Will’s ideas come from a similar place, but are more about the kind of meaning that people will buy into and was influenced by the conscious business movement. Stephen sees these related ideas and those from likes of Philip Sheldrake – who I’ll be interviewing next as part of this series – as all being part of the shift to social business:
We’re shifting from financial and functional relationships, to where the really successful organisations are the ones that have a social purpose and are truly social.
I was interested to understand what role Stephen saw public relations playing in this shift. He thinks there’s a resurgence opportunity with social media to move away from publicity being the primary means to influence and bring about behavioural change:
We actually dealing and working again with publics and audiences very directly, and that start’s with listening.
That’s the opportunity for PR as he sees it, which he discusses in more detail in a blog post that looks at how the discipline needs to evolve beyond being synonymous with media relations as it responds to changing media landscape.
Putting Customer-Centricity and Purposeful brands to the test?
For Stephen, it’s not clear whether customer-centricity and/or the need to have a social purpose beyond profit are really what’s keeping C-Suite executives awake at night yet.
These issues maybe, however, he thinks be more real for some more than others, hence McDonald’s greater effort to be more transparent and engaging with their Your Questions Our Food campaign that Stephen thinks was brave. How one would measure this approach against something like how a commitment to sustainability might have better helped change perceptions and improve their dropping sales is not immediately obvious.
It’s a lot easier to quantify more functional customer service and experience improvements because they’re testable, but as Jeremy discusses in his new book it’s about our hearts as well as heads and that’s why Stephen thinks we also need to be looking at the impact of brand purpose and meaning on our behaviours.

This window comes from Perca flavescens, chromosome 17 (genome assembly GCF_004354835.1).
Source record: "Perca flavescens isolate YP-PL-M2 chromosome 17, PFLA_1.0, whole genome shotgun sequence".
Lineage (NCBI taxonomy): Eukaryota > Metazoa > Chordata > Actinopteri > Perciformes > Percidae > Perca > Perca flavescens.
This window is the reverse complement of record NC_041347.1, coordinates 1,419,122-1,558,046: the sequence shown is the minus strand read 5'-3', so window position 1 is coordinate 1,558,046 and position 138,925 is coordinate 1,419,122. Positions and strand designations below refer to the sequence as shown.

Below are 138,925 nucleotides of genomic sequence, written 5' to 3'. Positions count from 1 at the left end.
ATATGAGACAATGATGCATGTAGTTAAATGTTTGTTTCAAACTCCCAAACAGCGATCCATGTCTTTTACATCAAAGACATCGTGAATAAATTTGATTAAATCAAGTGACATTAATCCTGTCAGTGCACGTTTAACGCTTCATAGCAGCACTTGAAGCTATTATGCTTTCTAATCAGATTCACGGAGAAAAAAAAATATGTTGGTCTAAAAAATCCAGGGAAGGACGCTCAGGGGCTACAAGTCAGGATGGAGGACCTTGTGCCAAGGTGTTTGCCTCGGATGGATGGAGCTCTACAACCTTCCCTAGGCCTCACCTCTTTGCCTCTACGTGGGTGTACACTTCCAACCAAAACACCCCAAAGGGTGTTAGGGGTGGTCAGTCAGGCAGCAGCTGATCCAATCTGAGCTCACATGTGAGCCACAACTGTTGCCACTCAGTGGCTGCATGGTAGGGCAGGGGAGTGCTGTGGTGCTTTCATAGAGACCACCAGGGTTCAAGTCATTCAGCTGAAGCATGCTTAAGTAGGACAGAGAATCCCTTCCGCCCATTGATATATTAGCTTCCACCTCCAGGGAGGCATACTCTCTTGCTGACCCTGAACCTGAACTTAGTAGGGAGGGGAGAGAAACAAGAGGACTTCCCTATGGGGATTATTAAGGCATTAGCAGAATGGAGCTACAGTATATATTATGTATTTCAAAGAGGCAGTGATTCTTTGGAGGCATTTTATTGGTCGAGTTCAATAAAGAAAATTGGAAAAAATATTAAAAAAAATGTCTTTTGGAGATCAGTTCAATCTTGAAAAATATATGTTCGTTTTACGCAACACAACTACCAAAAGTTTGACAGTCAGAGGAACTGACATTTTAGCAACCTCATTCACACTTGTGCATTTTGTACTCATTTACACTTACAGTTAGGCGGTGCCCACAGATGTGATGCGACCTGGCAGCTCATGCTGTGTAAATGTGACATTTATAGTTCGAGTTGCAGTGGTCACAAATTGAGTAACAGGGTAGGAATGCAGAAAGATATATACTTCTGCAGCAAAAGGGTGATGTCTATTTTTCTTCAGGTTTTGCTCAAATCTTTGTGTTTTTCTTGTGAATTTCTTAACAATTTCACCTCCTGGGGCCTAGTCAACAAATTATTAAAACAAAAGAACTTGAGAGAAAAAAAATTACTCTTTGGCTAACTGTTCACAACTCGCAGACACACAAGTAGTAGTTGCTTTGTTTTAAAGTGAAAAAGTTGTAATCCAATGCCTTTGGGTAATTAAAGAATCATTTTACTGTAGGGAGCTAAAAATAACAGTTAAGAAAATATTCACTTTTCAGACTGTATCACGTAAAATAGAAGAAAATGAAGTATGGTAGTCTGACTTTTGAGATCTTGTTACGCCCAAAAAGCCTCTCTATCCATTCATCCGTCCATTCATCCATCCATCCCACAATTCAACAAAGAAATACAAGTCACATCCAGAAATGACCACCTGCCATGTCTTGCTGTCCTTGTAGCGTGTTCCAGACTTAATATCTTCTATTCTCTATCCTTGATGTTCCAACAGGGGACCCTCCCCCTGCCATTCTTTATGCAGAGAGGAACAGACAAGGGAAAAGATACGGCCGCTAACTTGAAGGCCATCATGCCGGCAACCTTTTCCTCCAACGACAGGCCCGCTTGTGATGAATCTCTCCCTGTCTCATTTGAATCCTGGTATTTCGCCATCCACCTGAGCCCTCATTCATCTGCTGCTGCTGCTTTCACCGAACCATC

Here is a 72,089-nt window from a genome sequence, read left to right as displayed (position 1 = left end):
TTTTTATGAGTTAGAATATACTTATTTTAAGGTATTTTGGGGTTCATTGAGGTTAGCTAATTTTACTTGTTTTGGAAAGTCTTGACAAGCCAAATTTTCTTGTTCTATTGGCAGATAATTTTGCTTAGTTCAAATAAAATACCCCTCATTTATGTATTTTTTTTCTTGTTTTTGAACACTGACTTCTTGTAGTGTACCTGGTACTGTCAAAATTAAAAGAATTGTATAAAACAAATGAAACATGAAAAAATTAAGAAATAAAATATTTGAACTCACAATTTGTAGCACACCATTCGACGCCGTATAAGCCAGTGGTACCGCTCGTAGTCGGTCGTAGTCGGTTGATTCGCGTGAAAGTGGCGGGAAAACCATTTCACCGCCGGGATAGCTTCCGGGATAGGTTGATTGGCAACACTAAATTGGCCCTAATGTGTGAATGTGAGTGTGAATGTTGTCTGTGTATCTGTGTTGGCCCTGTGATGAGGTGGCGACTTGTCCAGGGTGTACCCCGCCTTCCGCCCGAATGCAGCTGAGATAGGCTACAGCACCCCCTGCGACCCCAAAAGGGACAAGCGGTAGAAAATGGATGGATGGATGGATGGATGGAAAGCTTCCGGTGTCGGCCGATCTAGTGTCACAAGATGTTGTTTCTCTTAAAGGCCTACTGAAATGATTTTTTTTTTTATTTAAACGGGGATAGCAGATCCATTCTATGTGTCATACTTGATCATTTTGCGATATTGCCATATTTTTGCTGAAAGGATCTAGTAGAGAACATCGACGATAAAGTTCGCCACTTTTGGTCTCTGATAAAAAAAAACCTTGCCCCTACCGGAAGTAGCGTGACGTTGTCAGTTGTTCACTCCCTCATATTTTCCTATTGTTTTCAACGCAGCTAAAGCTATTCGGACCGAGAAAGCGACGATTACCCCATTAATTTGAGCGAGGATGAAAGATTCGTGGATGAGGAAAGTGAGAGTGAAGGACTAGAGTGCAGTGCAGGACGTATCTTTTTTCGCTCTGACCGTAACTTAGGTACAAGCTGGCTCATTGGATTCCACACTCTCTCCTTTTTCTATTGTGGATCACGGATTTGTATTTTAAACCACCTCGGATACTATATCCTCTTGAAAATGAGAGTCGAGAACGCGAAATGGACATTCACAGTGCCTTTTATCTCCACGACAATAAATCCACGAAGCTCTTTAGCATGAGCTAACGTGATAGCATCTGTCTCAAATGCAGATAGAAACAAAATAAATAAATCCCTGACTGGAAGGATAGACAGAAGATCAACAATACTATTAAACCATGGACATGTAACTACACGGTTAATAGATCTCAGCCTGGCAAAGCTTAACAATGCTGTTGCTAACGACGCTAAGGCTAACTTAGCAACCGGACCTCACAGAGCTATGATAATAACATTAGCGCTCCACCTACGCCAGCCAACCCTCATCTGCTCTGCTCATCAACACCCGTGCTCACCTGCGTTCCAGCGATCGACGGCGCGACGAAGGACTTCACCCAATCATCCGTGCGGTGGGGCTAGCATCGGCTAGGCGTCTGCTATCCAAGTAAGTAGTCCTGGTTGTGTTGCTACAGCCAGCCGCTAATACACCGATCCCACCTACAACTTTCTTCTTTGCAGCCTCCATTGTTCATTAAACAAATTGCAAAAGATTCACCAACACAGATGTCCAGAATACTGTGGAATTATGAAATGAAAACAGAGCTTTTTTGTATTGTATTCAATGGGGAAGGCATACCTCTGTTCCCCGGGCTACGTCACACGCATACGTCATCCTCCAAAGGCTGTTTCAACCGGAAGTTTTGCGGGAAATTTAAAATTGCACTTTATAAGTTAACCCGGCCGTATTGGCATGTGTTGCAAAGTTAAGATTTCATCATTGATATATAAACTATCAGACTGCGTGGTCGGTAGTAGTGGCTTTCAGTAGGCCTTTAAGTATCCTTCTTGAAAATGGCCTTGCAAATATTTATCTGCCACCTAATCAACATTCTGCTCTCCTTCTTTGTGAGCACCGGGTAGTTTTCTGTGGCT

The Triple Botton Line accountancy framework is being used by the likes of GE to evaluate their performance in a broader societal and environmental contact. Perhaps there’s something to be learned from those who balance their social impact in the societal sense with their financial sustainability. It could, as Anouk and Maarten from CoolBrands mentioned in my recent interview, also be about a more qualitative assessment such as the way they reflect every year on what they have achieved not only in terms of commercial success, but also the quality of their experiences, what they’ve learned, etc.
Whether these and other alternative metrics will be embraced by the C-Suite any time soon remains to seen, but it will be interesting to hear what emphasis others I’m speaking to place on meaning and purpose versus actual experience, as well as how the impact of the former might be evaluated. At the same time, I’m looking forward to hearing more insights about the direction in which they also think things are heading.
Check out Stephen’s #BrandVandals (2013) and Brand Anarchy (2012) books as well as his blog for more of his thinking and recommendations on doing. He also recommends you read Marketers Are From Mars, Consumers Are From New Jersey (2015) by Bob Hoffman, Not Invented Here: Cross-industry Innovation (2015) by Ramon Vullings and Marc Heleve and Trust Me, PR Is Dead Paperback (2015) by Robert Phillips. Next up will be an interview with Philip Sheldrake.